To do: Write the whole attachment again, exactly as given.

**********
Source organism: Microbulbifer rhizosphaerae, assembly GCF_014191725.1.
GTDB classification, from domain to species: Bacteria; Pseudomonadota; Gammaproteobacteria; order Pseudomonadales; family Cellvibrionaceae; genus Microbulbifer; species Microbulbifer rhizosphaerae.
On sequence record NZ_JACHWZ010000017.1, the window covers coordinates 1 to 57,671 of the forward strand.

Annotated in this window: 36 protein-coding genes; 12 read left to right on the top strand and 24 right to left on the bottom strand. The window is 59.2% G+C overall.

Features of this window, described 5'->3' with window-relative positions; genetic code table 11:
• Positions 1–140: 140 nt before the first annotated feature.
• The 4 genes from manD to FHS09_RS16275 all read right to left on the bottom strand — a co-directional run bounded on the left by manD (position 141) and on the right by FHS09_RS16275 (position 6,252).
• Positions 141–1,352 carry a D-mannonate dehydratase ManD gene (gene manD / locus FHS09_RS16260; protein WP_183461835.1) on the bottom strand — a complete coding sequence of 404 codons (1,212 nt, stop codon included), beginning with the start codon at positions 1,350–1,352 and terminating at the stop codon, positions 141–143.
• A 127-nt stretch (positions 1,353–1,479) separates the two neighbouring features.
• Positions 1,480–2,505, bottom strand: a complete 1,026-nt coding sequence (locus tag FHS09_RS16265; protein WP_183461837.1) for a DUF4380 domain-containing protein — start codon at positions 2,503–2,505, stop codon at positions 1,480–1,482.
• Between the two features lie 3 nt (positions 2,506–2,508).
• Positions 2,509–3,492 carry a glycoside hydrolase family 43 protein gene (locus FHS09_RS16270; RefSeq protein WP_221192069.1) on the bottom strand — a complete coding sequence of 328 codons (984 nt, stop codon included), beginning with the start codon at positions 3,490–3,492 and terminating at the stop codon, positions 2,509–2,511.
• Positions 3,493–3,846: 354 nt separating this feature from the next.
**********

Source organism: Microbulbifer rhizosphaerae, assembly GCF_014191725.1.
GTDB classification, from domain to species: Bacteria; Pseudomonadota; Gammaproteobacteria; order Pseudomonadales; family Cellvibrionaceae; genus Microbulbifer; species Microbulbifer rhizosphaerae.
On sequence record NZ_JACHWZ010000017.1, the window covers coordinates 1 to 57,671 of the forward strand.

Annotated in this window: 36 protein-coding genes; 12 read left to right on the top strand and 24 right to left on the bottom strand. The window is 59.2% G+C overall.

Features of this window, described 5'->3' with window-relative positions; genetic code table 11:
• Positions 1–140: 140 nt before the first annotated feature.
• The 4 genes from manD to FHS09_RS16275 all read right to left on the bottom strand — a co-directional run bounded on the left by manD (position 141) and on the right by FHS09_RS16275 (position 6,252).
• Positions 141–1,352 carry a D-mannonate dehydratase ManD gene (gene manD / locus FHS09_RS16260; protein WP_183461835.1) on the bottom strand — a complete coding sequence of 404 codons (1,212 nt, stop codon included), beginning with the start codon at positions 1,350–1,352 and terminating at the stop codon, positions 141–143.
• A 127-nt stretch (positions 1,353–1,479) separates the two neighbouring features.
• Positions 1,480–2,505, bottom strand: a complete 1,026-nt coding sequence (locus tag FHS09_RS16265; protein WP_183461837.1) for a DUF4380 domain-containing protein — start codon at positions 2,503–2,505, stop codon at positions 1,480–1,482.
• Between the two features lie 3 nt (positions 2,506–2,508).
• Positions 2,509–3,492 carry a glycoside hydrolase family 43 protein gene (locus FHS09_RS16270; RefSeq protein WP_221192069.1) on the bottom strand — a complete coding sequence of 328 codons (984 nt, stop codon included), beginning with the start codon at positions 3,490–3,492 and terminating at the stop codon, positions 2,509–2,511.
• Positions 3,493–3,846: 354 nt separating this feature from the next.